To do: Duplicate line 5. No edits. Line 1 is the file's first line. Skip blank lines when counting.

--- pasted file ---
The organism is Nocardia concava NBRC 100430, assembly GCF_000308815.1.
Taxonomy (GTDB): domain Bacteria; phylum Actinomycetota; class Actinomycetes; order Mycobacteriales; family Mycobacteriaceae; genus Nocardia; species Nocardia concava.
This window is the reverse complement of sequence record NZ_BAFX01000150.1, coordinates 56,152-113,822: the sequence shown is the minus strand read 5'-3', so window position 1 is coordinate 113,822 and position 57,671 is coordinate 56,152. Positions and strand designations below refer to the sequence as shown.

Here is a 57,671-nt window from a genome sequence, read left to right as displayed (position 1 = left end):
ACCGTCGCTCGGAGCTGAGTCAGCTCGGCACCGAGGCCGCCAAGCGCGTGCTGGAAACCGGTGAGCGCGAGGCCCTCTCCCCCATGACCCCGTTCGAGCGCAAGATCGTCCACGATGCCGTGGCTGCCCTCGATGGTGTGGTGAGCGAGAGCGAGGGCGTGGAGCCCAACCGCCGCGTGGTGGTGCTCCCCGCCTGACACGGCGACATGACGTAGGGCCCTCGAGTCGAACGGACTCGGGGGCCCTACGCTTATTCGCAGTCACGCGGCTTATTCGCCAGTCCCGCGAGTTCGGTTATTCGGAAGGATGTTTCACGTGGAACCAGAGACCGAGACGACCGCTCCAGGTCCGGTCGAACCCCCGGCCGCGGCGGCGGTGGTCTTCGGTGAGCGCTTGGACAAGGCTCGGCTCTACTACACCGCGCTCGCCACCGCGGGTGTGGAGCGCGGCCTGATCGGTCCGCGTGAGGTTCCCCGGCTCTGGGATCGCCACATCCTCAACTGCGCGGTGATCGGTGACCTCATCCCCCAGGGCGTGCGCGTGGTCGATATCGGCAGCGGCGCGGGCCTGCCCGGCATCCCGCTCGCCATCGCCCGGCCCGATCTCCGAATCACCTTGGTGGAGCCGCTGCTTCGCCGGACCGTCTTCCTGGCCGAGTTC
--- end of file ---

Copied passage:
ACCGTCGCTCGGAGCTGAGTCAGCTCGGCACCGAGGCCGCCAAGCGCGTGCTGGAAACCGGTGAGCGCGAGGCCCTCTCCCCCATGACCCCGTTCGAGCGCAAGATCGTCCACGATGCCGTGGCTGCCCTCGATGGTGTGGTGAGCGAGAGCGAGGGCGTGGAGCCCAACCGCCGCGTGGTGGTGCTCCCCGCCTGACACGGCGACATGACGTAGGGCCCTCGAGTCGAACGGACTCGGGGGCCCTACGCTTATTCGCAGTCACGCGGCTTATTCGCCAGTCCCGCGAGTTCGGTTATTCGGAAGGATGTTTCACGTGGAACCAGAGACCGAGACGACCGCTCCAGGTCCGGTCGAACCCCCGGCCGCGGCGGCGGTGGTCTTCGGTGAGCGCTTGGACAAGGCTCGGCTCTACTACACCGCGCTCGCCACCGCGGGTGTGGAGCGCGGCCTGATCGGTCCGCGTGAGGTTCCCCGGCTCTGGGATCGCCACATCCTCAACTGCGCGGTGATCGGTGACCTCATCCCCCAGGGCGTGCGCGTGGTCGATATCGGCAGCGGCGCGGGCCTGCCCGGCATCCCGCTCGCCATCGCCCGGCCCGATCTCCGAATCACCTTGGTGGAGCCGCTGCTTCGCCGGACCGTCTTCCTGGCCGAGTTC